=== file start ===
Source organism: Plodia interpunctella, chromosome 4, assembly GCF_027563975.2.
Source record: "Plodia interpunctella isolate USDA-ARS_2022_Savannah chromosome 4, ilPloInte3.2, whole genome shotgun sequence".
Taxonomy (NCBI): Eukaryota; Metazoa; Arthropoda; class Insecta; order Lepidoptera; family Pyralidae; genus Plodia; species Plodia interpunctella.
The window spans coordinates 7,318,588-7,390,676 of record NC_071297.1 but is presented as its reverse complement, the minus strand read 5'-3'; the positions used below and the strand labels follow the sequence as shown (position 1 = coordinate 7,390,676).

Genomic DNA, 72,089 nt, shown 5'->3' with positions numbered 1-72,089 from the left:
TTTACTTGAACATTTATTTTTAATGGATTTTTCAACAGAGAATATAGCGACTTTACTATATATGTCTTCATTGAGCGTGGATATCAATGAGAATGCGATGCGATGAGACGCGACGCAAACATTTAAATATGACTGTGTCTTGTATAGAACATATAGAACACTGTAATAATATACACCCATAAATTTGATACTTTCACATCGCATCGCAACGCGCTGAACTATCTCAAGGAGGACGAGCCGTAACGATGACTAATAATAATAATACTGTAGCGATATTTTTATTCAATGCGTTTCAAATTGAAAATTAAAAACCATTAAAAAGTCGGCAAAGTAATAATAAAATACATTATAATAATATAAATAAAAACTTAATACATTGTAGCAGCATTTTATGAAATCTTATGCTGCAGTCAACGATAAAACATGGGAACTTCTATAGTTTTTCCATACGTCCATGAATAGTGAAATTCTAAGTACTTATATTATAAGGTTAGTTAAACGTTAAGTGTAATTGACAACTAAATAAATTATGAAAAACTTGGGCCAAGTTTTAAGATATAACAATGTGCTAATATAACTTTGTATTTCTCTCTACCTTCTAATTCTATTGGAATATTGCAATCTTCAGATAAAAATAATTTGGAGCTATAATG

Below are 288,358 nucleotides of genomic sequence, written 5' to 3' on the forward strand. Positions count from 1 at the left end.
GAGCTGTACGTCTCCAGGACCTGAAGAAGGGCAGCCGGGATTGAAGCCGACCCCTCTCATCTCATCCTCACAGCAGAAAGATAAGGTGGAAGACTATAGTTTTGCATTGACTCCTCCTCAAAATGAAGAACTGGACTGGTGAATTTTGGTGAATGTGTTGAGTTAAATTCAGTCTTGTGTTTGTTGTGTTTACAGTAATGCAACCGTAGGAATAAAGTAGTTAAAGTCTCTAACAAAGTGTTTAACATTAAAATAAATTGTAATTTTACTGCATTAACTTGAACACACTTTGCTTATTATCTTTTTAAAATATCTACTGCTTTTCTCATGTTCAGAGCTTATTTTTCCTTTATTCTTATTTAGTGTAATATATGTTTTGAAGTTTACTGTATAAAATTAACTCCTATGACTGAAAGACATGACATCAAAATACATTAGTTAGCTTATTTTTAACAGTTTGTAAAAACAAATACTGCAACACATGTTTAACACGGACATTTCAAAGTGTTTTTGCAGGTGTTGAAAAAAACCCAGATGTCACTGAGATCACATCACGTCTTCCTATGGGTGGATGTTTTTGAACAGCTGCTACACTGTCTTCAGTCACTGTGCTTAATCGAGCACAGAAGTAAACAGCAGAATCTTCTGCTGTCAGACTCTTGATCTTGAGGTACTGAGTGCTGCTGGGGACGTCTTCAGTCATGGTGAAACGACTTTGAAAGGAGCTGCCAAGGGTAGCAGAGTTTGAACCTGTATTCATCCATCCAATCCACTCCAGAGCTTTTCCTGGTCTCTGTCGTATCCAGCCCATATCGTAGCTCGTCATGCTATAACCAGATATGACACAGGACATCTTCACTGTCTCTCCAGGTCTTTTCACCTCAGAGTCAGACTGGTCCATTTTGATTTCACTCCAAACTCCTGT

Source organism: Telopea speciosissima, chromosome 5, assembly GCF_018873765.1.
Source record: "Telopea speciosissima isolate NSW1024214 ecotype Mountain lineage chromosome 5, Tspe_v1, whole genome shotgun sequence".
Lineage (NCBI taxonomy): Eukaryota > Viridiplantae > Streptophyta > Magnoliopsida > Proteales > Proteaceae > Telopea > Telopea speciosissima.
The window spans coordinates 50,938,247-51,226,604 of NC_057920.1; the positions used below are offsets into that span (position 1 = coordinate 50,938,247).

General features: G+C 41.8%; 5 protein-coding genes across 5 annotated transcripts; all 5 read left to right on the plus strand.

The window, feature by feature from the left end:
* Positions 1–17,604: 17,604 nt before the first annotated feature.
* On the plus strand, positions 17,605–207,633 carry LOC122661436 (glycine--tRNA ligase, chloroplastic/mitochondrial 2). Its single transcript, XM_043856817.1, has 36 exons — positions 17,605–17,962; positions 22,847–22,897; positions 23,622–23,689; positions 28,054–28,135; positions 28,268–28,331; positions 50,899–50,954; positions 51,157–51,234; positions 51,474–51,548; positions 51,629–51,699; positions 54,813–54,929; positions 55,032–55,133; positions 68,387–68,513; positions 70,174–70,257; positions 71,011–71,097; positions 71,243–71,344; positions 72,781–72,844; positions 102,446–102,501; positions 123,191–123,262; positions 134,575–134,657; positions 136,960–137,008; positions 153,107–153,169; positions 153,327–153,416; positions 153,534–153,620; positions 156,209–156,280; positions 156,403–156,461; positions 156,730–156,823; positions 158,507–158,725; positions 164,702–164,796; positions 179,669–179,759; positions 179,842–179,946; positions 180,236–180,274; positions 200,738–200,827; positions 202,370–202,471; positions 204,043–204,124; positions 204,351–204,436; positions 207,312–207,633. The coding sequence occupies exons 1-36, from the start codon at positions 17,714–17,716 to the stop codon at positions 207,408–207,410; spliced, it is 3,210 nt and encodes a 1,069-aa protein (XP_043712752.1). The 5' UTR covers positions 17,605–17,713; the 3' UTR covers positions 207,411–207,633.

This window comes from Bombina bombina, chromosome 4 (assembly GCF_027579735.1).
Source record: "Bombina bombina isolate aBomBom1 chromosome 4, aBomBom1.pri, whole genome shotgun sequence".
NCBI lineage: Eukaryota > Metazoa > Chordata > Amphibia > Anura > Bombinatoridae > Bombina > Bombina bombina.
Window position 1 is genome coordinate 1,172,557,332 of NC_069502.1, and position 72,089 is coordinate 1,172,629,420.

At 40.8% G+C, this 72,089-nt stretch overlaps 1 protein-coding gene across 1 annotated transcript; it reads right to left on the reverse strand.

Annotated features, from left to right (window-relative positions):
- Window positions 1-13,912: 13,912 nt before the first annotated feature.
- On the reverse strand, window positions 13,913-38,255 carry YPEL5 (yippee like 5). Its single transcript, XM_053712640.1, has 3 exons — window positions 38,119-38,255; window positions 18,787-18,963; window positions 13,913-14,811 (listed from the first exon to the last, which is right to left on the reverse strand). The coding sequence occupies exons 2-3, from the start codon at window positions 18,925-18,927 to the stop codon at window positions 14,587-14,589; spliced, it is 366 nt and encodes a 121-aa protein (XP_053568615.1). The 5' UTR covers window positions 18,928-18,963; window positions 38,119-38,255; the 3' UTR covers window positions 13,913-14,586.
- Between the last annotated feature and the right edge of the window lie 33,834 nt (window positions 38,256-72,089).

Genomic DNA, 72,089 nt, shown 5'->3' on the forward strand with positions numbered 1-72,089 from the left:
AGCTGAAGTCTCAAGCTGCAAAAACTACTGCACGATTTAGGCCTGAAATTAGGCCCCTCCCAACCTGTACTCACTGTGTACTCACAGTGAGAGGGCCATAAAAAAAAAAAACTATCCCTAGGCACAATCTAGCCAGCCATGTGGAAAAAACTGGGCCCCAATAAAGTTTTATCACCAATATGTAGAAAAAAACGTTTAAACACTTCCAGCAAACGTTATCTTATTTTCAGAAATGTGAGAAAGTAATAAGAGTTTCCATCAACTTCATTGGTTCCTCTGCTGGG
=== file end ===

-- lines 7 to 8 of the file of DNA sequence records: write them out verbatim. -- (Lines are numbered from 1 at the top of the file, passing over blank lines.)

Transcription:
Below are 288,358 nucleotides of genomic sequence, written 5' to 3' on the forward strand. Positions count from 1 at the left end.
GAGCTGTACGTCTCCAGGACCTGAAGAAGGGCAGCCGGGATTGAAGCCGACCCCTCTCATCTCATCCTCACAGCAGAAAGATAAGGTGGAAGACTATAGTTTTGCATTGACTCCTCCTCAAAATGAAGAACTGGACTGGTGAATTTTGGTGAATGTGTTGAGTTAAATTCAGTCTTGTGTTTGTTGTGTTTACAGTAATGCAACCGTAGGAATAAAGTAGTTAAAGTCTCTAACAAAGTGTTTAACATTAAAATAAATTGTAATTTTACTGCATTAACTTGAACACACTTTGCTTATTATCTTTTTAAAATATCTACTGCTTTTCTCATGTTCAGAGCTTATTTTTCCTTTATTCTTATTTAGTGTAATATATGTTTTGAAGTTTACTGTATAAAATTAACTCCTATGACTGAAAGACATGACATCAAAATACATTAGTTAGCTTATTTTTAACAGTTTGTAAAAACAAATACTGCAACACATGTTTAACACGGACATTTCAAAGTGTTTTTGCAGGTGTTGAAAAAAACCCAGATGTCACTGAGATCACATCACGTCTTCCTATGGGTGGATGTTTTTGAACAGCTGCTACACTGTCTTCAGTCACTGTGCTTAATCGAGCACAGAAGTAAACAGCAGAATCTTCTGCTGTCAGACTCTTGATCTTGAGGTACTGAGTGCTGCTGGGGACGTCTTCAGTCATGGTGAAACGACTTTGAAAGGAGCTGCCAAGGGTAGCAGAGTTTGAACCTGTATTCATCCATCCAATCCACTCCAGAGCTTTTCCTGGTCTCTGTCGTATCCAGCCCATATCGTAGCTCGTCATGCTATAACCAGATATGACACAGGACATCTTCACTGTCTCTCCAGGTCTTTTCACCTCAGAGTCAGACTGGTCCATTTTGATTTCACTCCAAACTCCTGT